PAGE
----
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Subject:Re: Copyrights and legal agreements From:Arlen -dot- P -dot- Walker -at- JCI -dot- COM Date:Tue, 17 Dec 1996 08:42:00 -0600
Chris Hamilton asked about this contract language:
"EMPLOYEE hereby acknowledges that any copyrights created while he/
she is an employee of (company name) shall be considered a word made
for hire with title thereto in (company name)."
This has some interesting tie-ins to the professional and certification
threads. When I joined my first civillian company in a previous life as
programmer, I was presented with a very similar statement. It bothered me,
because I was at the time working on ideas for an "intelligent house." I
didn't want the company to own my ideas, especially when I was *not*
developing them on company time or with company resources. So I consulted a
couple of friends who were attorneys.
Keep in mind that I didn't pay any more for this advice than you're paying
for my repetition of it, and that this is a layman's understanding of the
legal position as of nearly two decades ago. <insert standard "not-a-lawyer"
This sort of contract is fairly standard for jobs involving creative
professionals, especially engineers. The legal jusitification for including
even things done away from company time and resources is that the company is
providing you with an intellectually stimulating environment, and that while
the work was done without company time or resources being involved, the
ideas behind the work have been formed in part by regular contact with
company employees. Sort of "You wouldn't have thought of that idea if we
hadn't brought you into contact with Jerome Bevins, whose conversation with
you sparked it."
It's the sort of clause that's quite harmless in the hands of a good
company, but dangerous in the hands of a bad one. It was in Steve Wozniak's
contract with HP. He showed HP the prototype for the Apple Computer, and
they passed on it. It was also probably in Tom Clancy's contract with the
Navy when he wrote The Hunt For Red October. In neither case did the company
assert itself to the detriment of the employee (though I wonder if Clancy
publishing it through Naval Institute Press was his idea or his employer's).
We've had past evidence that Scott Adams reads this group: Scott, was it in
your contract with PacBell? (Good companies have a stake in keeping creative
employees happy, and they recognize that. Which means they don't antagonize
Usually companies like that have a procedure for clearing extracurricular
activities. For example, I wrote several magazine pieces after I started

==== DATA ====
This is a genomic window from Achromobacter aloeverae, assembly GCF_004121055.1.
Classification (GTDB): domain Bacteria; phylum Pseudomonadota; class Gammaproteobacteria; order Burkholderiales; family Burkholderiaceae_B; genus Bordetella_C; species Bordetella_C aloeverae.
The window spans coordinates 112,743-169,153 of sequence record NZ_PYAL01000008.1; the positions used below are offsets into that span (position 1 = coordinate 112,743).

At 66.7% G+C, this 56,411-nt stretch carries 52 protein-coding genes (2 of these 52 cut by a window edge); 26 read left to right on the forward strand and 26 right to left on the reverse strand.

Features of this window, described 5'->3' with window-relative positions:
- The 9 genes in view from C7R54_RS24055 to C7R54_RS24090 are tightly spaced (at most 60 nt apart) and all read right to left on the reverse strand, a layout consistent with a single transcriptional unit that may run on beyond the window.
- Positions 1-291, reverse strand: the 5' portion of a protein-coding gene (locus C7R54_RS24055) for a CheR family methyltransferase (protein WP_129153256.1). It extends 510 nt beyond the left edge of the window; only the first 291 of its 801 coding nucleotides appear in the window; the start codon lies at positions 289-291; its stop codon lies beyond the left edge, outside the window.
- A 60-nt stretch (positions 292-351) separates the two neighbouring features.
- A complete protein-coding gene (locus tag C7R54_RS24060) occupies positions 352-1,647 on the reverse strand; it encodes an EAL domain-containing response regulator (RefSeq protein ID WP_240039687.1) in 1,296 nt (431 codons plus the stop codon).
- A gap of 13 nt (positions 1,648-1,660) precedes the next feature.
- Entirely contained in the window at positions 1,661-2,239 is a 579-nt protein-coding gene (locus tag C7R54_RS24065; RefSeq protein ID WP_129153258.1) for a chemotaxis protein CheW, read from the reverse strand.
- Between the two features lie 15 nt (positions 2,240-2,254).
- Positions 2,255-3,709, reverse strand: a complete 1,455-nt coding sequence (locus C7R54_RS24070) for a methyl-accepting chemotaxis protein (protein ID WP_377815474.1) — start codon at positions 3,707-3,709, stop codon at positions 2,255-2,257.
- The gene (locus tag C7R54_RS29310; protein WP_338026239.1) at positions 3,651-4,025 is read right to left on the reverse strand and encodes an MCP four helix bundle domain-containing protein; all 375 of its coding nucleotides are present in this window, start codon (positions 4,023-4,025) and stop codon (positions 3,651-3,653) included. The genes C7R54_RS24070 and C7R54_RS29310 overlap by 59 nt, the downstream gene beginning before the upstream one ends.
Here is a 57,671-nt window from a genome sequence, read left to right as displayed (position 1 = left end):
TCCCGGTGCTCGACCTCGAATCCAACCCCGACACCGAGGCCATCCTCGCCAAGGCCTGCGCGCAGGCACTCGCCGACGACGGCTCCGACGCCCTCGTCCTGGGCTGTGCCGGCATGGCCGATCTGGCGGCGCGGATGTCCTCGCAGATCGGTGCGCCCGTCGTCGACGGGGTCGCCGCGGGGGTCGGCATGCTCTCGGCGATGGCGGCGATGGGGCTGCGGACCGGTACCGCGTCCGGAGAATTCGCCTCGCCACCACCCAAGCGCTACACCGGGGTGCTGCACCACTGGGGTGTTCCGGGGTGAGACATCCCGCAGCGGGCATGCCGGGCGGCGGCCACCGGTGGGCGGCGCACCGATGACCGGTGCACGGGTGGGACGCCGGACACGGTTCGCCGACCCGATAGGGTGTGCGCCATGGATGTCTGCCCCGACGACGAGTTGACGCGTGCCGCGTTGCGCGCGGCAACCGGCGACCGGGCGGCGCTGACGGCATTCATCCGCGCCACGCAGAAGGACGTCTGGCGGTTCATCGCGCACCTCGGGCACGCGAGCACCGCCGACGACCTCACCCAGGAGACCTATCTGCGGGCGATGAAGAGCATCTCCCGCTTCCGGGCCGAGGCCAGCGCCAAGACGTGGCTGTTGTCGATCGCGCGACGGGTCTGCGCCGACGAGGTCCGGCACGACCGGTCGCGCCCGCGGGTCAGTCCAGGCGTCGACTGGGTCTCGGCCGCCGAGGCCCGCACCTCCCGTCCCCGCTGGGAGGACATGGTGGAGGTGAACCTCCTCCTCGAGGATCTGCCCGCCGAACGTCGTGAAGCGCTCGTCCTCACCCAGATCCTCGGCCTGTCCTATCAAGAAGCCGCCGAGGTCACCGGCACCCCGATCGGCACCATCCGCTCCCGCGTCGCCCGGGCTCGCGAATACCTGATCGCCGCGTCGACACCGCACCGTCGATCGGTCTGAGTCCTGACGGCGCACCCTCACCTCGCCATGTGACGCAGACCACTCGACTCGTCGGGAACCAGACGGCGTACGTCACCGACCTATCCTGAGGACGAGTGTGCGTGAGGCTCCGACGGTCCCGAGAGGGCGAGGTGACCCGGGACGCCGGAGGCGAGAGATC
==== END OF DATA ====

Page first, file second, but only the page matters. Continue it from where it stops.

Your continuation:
with JCI. I passed the first few by the legal dept here, who gave the OK,
and told me I could continue to write in that area (gaming) without passing
anything else by them for review. OTOH, if I write anything at all for
external consumption about battery technology, it needs to be seen by people
in other places of the company.
Now, if you've reason to believe your company will quite willingly shaft you
when you do something on your own, which does not detract from your work for
them and does not affect their business, you've got something to worry
about. (Which gives rise to the question, why are you willing to work for
them, if they are so untrustworthy?)
This is the status from long ago. I don't know what may have changed. But
the next question to ask is, if this practice is still standard among
professionals, and we are professionals, what grounds to we have to dispute
it? Are we professionals only when it suits us, and not when it
(BTW, if you're interested, before I signed I put my ideas into a notebook,
and sealed it and locked it away to only be worked on again after I was out
from under that contract. The best advice I got made it clear that while I
might be able to work on it and maintain control of it, it was not certain
that I would be able to. I chose not to risk it. In the final analysis,
that's the choice you'll have to make. Only you know what you'll risk
losing, and whether what's to be gained is worth the risk.)
Chief Managing Director In Charge, Department of Redundancy Department
Arlen -dot- P -dot- Walker -at- JCI -dot- Com
In God we trust; all others must provide data.
Opinions expressed are mine and mine alone.
If JCI had an opinion on this, they'd hire someone else to deliver it.